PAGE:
Every day residents can expect to have a knock on the window from a hungry swan and their cygnets
Swans are a 'common sight' on the streets of Kirk Hallam and residents feed the hungry birds that 'bang on the windows and doors with their beaks'.
Kirk Hallam, Ilkeston has become renowned for its feathered visitors who have been looking for food from the residents for years and it has been reported that these birds are now teaching their young to do the same.
Carol Bishop, 66, said: "When we lived on Potter Way in Ilkeston, eight years ago, the swans would come to my house every day with their babies.
"My grandson and my dog would look out of the window at them. They would bang on the windows and doors with their beaks so we would feed them."
The people that live in the area regard the birds as 'no bother' as they go about their days, even when a surprise from a bevy of swans put one woman into labour.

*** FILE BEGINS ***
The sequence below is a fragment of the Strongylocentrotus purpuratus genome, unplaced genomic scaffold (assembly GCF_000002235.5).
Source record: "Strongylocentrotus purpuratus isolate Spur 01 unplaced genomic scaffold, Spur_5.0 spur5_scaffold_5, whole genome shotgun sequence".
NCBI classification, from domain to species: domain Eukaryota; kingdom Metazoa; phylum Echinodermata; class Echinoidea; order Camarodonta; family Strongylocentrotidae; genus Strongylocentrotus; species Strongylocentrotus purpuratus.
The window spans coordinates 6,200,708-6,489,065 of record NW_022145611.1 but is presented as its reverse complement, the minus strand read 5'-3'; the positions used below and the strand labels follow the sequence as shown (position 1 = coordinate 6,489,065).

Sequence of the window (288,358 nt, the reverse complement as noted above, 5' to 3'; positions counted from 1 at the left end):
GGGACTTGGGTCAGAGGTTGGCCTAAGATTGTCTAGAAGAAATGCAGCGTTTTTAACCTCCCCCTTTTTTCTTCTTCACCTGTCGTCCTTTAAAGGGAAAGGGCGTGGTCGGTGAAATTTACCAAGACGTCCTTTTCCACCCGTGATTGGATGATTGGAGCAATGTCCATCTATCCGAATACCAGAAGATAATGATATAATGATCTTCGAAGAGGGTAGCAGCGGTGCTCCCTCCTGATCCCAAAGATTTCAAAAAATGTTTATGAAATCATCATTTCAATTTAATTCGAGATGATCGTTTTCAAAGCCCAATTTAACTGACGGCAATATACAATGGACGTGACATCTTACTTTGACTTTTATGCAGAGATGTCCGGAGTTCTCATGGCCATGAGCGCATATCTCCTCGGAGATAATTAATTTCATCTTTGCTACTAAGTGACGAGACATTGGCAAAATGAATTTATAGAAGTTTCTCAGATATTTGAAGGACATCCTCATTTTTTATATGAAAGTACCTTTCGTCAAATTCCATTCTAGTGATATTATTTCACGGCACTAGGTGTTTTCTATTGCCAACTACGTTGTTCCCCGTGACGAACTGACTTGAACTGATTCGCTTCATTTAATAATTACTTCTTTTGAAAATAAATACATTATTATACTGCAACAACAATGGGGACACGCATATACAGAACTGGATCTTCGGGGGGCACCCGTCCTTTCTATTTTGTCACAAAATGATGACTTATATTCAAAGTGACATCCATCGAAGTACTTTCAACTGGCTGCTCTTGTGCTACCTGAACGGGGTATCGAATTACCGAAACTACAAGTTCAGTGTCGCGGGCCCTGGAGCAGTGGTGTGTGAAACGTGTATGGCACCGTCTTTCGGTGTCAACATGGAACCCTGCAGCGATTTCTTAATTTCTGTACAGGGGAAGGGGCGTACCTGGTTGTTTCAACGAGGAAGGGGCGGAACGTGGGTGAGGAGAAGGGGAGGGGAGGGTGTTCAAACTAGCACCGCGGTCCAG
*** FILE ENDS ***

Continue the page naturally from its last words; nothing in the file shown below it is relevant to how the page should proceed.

Abbie Thompson, 27, of Abbot Road, said: "I opened my door this time last year to about 10 swans. It was in the morning, I opened the door to get in the car and they were all stood on my doorstep and front garden.
“I wasn't expecting them to be there so they made me jump really bad and I screamed and shut the door until they had gone.
"I went into labour that evening and everyone joked that it was the swans making me jump that started off my labour."
David Barber, the Queen's Swan Marker stated ‘that the regal birds can get used to humans easily if fed. Swans are wild birds and this should always be borne in mind, but swans that are also fed by humans on a regular basis become accustomed to the practice, and will often appear at the site of feeding at the ‘usual’ time, they will congregate at that place in the hope of being fed'.
Residents have stated that the swans appear 'more often when they have cygnets'.
Lisa Broadhurst, 48, of Lime Tree Rise, Kirk Hallam said: "They tap on my living room window which just makes us laugh and we rush to get food for them.
"We love seeing these beautiful birds. I’ve lived on this street for 15 years and the adults bring their cygnets every year so I’m often feeding up to six birds."
David stated that swans 'have been observed to display attention seeking behaviour, for example calling out or raising and lowering their heads in an attempt to induce the feeding from humans on the river banks'.
David stated that he is 'pleased that these wonderful birds give so much pleasure to people’.